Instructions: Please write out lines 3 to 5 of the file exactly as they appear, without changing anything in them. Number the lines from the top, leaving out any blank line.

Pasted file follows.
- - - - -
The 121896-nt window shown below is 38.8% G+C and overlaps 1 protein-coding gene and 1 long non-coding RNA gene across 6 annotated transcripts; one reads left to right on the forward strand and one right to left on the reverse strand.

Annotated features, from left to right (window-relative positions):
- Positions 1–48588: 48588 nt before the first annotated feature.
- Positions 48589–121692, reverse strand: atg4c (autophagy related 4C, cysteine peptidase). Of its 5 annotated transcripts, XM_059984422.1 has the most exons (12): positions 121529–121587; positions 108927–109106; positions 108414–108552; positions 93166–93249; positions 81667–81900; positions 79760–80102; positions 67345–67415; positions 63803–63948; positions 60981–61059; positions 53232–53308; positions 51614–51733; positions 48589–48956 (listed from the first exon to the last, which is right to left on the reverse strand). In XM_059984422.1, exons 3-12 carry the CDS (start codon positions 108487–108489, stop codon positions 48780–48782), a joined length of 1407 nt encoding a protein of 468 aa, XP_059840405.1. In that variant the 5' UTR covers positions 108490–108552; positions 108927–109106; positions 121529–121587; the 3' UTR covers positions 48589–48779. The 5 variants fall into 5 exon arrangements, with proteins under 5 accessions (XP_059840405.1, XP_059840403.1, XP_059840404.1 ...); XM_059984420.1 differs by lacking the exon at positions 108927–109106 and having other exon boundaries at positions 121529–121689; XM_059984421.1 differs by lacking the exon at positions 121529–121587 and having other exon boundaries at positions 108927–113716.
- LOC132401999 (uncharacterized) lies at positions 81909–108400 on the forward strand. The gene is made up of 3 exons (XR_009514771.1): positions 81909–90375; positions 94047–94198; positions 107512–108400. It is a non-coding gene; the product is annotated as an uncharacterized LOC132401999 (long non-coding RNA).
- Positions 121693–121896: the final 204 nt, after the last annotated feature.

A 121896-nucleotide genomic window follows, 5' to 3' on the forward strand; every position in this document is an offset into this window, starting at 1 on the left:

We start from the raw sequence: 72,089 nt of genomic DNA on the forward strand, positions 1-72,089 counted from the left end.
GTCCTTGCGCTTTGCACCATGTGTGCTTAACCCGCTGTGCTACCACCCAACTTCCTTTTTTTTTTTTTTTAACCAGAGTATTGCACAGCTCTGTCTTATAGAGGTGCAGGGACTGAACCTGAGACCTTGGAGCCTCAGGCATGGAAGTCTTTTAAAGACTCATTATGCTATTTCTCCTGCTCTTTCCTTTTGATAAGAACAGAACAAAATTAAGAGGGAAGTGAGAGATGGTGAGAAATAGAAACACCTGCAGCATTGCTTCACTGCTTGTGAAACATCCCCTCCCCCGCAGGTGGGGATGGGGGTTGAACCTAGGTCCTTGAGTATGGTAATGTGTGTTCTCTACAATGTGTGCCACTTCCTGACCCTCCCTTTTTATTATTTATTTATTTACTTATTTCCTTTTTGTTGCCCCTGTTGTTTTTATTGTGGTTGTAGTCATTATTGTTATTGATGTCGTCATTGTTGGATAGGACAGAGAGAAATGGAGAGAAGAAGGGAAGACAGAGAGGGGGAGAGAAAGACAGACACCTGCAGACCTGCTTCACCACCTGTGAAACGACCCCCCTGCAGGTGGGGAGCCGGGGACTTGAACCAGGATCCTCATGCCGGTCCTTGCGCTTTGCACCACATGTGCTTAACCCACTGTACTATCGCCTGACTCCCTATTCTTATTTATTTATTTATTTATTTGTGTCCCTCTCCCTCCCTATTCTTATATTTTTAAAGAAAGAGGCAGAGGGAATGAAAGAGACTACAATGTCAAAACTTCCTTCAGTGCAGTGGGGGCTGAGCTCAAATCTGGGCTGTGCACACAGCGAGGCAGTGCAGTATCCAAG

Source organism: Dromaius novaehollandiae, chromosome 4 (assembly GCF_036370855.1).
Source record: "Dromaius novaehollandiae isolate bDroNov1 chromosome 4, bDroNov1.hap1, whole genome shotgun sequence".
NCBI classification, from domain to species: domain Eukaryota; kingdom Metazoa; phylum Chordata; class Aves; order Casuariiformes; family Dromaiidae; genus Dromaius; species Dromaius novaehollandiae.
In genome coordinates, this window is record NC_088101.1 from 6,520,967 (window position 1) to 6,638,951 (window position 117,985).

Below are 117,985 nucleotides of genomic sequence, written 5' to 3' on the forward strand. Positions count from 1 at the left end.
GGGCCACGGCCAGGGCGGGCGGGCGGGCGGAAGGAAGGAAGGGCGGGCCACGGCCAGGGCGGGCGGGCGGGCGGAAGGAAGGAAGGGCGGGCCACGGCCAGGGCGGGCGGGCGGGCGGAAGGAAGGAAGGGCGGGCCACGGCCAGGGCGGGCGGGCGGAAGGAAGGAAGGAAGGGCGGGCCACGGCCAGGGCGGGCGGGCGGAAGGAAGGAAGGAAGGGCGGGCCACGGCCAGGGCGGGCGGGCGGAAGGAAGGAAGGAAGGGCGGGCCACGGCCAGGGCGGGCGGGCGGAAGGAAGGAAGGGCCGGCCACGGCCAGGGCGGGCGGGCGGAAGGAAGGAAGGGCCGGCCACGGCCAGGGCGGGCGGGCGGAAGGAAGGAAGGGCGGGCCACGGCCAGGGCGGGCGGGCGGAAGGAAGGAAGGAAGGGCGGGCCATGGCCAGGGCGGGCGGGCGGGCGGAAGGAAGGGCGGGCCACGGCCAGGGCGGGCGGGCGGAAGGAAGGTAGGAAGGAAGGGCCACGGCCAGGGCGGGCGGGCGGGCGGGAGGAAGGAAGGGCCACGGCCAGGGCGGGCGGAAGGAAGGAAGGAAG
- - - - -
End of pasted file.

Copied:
- Positions 1–48588: 48588 nt before the first annotated feature.
- Positions 48589–121692, reverse strand: atg4c (autophagy related 4C, cysteine peptidase). Of its 5 annotated transcripts, XM_059984422.1 has the most exons (12): positions 121529–121587; positions 108927–109106; positions 108414–108552; positions 93166–93249; positions 81667–81900; positions 79760–80102; positions 67345–67415; positions 63803–63948; positions 60981–61059; positions 53232–53308; positions 51614–51733; positions 48589–48956 (listed from the first exon to the last, which is right to left on the reverse strand). In XM_059984422.1, exons 3-12 carry the CDS (start codon positions 108487–108489, stop codon positions 48780–48782), a joined length of 1407 nt encoding a protein of 468 aa, XP_059840405.1. In that variant the 5' UTR covers positions 108490–108552; positions 108927–109106; positions 121529–121587; the 3' UTR covers positions 48589–48779. The 5 variants fall into 5 exon arrangements, with proteins under 5 accessions (XP_059840405.1, XP_059840403.1, XP_059840404.1 ...); XM_059984420.1 differs by lacking the exon at positions 108927–109106 and having other exon boundaries at positions 121529–121689; XM_059984421.1 differs by lacking the exon at positions 121529–121587 and having other exon boundaries at positions 108927–113716.
- LOC132401999 (uncharacterized) lies at positions 81909–108400 on the forward strand. The gene is made up of 3 exons (XR_009514771.1): positions 81909–90375; positions 94047–94198; positions 107512–108400. It is a non-coding gene; the product is annotated as an uncharacterized LOC132401999 (long non-coding RNA).